“This is part of Black Lives Matter,” says Tracy Schroepfer, MSW, PhD, a professor at the University of Wisconsin–Madison Sandra Rosenbaum School of Social Work.
“Racism and discrimination are embedded in systems. We need to dig through policies and practices and make changes to meet the needs of all older adults, in particular older adults of color.”
Schroepfer works with older adults across racial and ethnic communities. She’s part of a collaborative local effort to ensure that older adults in Dane County can receive care that honors their cultural practices and beliefs.
The project was spurred by a presentation that Schroepfer gave to social workers at NewBridge, a nonprofit formed by the merger of four senior coalitions in the greater Madison area with the Hmong Institute.
“When I do workshops for social workers, I talk a lot about our professional boundaries and the code of ethics,” says Schroepfer. “The boundaries seem very firm, but there is flexibility within the code of ethics to honor the beliefs and values of different communities.”
A few days after the NewBridge workshop, Schroepfer received a call from a supervisor there.
The supervisor told Schroepfer, “Our social workers who are Hmong feel that the code of ethics totally ignores their culture. There’s not the flexibility that they need. They can’t bill for the work they want to do.”
Schroepfer gently explained that the problem wasn’t the code of ethics. It was the case management standards that had been written as part of NewBridge’s merger process. She suggested meeting with Hmong leaders to better understand the situation.
“After meeting with the Hmong community, we met with health care leaders in the African American and Latinx communities,” says Schroepfer. “These meetings were very, very illuminating. It became really clear how there could be issues.”
For example, the case management standards didn’t allow staff to bill for transportation, since that usually involves simply driving older adults to appointments.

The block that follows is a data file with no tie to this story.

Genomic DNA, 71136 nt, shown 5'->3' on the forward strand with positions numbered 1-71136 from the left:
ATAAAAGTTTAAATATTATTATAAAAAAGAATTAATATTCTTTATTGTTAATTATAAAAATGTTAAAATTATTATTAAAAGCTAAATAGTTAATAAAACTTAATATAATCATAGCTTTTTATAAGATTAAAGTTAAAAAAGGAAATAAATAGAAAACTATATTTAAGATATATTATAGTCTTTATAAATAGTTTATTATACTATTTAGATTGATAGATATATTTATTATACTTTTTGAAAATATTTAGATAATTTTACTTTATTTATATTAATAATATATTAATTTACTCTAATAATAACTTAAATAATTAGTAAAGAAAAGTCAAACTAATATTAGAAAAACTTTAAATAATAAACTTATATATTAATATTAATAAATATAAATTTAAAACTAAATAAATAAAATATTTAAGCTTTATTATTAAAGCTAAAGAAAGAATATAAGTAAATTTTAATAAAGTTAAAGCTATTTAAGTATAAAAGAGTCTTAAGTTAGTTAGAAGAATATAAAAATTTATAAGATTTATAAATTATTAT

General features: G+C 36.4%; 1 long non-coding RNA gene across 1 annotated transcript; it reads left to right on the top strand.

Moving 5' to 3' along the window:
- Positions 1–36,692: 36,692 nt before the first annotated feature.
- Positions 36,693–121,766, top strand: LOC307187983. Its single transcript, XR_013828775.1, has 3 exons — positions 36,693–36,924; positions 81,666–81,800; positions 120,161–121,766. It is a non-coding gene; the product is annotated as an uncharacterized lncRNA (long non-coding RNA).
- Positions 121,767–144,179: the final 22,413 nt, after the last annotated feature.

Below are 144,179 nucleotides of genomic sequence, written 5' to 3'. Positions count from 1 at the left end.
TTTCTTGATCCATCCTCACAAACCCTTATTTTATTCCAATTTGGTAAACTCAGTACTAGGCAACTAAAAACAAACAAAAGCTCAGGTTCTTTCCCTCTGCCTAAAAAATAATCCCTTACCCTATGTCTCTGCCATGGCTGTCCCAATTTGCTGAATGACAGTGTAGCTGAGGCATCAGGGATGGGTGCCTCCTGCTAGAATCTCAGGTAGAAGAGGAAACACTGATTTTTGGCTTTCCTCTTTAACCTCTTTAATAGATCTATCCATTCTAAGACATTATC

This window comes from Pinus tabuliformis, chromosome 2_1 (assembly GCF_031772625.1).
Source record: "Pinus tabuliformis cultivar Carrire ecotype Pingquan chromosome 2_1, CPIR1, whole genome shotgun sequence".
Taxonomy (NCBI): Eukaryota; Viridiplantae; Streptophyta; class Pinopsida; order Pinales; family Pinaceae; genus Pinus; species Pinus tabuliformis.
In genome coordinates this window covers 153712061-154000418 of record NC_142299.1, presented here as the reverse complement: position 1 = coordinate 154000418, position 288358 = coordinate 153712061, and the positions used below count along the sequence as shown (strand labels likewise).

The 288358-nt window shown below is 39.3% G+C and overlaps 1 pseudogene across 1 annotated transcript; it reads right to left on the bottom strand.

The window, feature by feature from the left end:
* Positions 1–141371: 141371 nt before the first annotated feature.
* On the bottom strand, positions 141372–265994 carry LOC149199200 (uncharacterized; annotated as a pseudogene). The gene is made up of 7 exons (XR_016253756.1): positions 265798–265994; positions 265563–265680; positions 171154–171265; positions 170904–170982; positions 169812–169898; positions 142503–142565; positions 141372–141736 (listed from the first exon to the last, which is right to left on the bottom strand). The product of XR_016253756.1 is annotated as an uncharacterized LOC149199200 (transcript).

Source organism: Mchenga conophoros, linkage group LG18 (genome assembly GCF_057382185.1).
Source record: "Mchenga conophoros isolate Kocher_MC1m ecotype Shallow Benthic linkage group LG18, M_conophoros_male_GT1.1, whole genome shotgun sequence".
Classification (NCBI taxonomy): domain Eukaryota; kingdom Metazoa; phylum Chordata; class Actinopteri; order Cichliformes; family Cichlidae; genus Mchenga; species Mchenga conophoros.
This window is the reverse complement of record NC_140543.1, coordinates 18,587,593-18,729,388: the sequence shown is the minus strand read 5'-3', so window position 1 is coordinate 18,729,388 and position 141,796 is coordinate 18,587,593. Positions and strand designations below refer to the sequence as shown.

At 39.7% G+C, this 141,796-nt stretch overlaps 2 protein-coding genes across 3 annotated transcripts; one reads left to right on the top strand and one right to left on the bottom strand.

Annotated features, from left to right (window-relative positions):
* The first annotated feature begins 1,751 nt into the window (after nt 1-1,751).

“The Hmong leaders explained the transportation services that case managers provide to Hmong elders often involve counseling,” says Schroepfer.
“When a case manager drives an elder to Milwaukee for a citizenship test, they are preparing the elder. They’re explaining what’s going to happen, because it’s not clear and the elder is concerned. On the drive back, they’re debriefing with the elder and letting them know what will happen next. It’s not just driving.”
Another issue was that the case management standards reflected the white dominant culture’s focus on the individual and their independence.
“The communities we talked to stressed the importance of interdependence,” says Schroepfer. “In some cultures, it’s the individual and their family who make decisions about goals. It’s important to be not just person centered, but family centered, even community centered.”
The information from local Hmong, African American, and Latinx leaders is now being used to make the case management standards more flexible and responsive to different cultures.
For example, one of the goals was “to promote and enhance when possible the skills of the client in accessing and utilizing supports and services.”
“Community leaders told us that due to language differences, elders may not understand the systems here,” says Schroepfer. “They may have come from other countries, where they don’t have Medicare or Medicaid and the health system is very different.”
The revised goal is “to promote and enhance the client and/or family’s trust in and ability to access and utilize supports and services, including educating on services, systems, and environments with which they’re unfamiliar.”
In addition to revising the case management standards, NewBridge is committed to engaging diverse health professionals, developing different care strategies, providing ongoing training opportunities that stress cultural humility, and clarifying case manager roles and responsibilities.
“We all have biases,” says Schroepfer. “What’s really important is that we continue to reflect on them and the role that they play. We look through our own lens. We need to be open to considering other people’s lenses, too.”